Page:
Non-contact temperature measurement using infrared thermometers and thermal imaging cameras
Every object with a temperature above the absolute zero point of -273.15 °C (= 0 Kelvin) emits electromagnetic radiation proportional to its own temperature from its surface, the so-called intrinsic radiation. A part of this radiation is infrared radiation, which is used by IR temperature sensors and thermal imaging cameras for measuring the temperature. The infrared spectral range makes up only a very limited portion of the entire electromagnetic radiation spectrum. It ranges from the end of the visible spectral range at about 0.78 µm up to wavelengths of 1000 µm. For thermal imaging cameras and IR sensors, only the wavelength range from 0.7 to 14 µm is relevant. Above this wavelength the energy amounts are so small that detectors are not sensitive enough to measure them.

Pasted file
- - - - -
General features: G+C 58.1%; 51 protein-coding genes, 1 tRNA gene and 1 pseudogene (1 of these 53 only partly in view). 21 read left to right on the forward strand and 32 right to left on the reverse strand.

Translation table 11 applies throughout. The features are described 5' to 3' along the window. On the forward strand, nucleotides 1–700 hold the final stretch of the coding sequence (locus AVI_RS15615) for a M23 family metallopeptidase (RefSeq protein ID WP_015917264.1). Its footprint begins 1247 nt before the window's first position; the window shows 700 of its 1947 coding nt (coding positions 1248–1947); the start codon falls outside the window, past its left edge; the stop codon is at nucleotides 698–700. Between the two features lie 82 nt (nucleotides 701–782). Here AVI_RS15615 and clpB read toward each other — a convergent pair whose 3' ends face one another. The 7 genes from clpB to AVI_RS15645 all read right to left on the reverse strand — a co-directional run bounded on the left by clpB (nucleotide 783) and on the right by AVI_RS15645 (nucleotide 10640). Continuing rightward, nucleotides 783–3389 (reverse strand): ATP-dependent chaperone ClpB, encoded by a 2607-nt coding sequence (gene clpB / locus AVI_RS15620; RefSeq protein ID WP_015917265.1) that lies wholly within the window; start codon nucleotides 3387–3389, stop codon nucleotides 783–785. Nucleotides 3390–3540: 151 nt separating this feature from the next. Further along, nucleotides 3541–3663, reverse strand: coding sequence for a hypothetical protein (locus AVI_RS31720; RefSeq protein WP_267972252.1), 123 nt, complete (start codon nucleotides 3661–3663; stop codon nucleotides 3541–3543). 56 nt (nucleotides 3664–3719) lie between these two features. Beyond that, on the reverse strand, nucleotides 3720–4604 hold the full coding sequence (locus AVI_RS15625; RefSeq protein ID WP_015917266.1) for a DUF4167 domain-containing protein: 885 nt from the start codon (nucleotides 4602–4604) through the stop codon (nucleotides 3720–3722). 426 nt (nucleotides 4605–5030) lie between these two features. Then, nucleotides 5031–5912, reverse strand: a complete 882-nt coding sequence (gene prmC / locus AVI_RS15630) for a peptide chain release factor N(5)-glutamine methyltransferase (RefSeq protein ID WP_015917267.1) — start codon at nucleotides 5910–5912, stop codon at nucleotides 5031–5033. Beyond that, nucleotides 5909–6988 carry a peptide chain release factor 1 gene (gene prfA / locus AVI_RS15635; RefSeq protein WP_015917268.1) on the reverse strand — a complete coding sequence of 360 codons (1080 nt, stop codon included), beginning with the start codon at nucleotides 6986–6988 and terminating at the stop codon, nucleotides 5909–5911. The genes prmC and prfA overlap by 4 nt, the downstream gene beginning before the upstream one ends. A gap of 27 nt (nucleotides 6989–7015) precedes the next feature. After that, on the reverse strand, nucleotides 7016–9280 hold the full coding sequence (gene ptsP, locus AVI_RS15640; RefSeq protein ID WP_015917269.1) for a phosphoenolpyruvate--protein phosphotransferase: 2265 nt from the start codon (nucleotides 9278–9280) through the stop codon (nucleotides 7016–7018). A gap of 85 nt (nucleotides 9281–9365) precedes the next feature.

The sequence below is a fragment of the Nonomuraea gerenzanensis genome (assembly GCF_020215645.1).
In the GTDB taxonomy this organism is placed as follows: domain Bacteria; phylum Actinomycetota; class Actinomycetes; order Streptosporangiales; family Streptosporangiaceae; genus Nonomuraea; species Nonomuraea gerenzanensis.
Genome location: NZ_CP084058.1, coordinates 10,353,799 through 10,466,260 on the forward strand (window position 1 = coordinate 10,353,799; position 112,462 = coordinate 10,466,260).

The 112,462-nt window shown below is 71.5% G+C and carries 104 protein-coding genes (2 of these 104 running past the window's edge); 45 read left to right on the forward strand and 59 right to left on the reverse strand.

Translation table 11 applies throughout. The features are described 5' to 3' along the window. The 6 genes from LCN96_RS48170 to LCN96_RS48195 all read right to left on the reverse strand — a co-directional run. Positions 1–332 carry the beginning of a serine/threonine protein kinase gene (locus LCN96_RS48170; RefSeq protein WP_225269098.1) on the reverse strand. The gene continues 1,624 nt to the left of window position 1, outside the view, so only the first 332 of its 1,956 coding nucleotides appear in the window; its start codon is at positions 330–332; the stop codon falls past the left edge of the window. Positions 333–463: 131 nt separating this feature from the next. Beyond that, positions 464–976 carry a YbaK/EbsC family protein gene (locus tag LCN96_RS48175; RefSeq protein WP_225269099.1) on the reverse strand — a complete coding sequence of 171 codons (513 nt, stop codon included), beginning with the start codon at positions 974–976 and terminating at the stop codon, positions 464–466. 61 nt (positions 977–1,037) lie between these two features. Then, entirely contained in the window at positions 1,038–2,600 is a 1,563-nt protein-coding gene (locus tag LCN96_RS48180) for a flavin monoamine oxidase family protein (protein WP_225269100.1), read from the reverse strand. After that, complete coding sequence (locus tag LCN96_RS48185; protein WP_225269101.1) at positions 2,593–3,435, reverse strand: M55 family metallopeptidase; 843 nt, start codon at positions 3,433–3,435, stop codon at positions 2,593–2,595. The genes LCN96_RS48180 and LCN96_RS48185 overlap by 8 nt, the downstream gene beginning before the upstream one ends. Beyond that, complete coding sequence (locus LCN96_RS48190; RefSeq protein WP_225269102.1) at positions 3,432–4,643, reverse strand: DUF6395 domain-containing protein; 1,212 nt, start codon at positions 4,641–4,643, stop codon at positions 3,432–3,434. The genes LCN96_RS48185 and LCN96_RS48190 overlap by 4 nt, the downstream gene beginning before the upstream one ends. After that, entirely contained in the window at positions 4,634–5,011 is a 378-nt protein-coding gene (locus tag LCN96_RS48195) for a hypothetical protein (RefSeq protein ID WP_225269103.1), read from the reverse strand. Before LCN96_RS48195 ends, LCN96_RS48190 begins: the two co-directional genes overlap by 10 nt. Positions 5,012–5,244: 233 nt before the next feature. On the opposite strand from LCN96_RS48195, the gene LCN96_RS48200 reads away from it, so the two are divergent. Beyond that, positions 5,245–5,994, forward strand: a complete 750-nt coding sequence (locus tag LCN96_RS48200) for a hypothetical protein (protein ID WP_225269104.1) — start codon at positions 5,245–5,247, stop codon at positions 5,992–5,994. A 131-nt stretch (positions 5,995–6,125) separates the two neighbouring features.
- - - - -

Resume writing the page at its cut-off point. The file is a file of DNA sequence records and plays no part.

The infrared radiation penetrates the atmosphere and is focussed on a detector element in the infrared temperature sensor using a lens (input lens) which produces an electrical signal in proportion to the radiation. The signal is amplified and converted using downstream digital signal processsing into an output size proportional to the object temperature. The measured value may be indicated on a display or may be output via a variety of interfaces. This facilitates the integration of IR thermometers and thermal imaging cameras in feedback control systems of the process controller.
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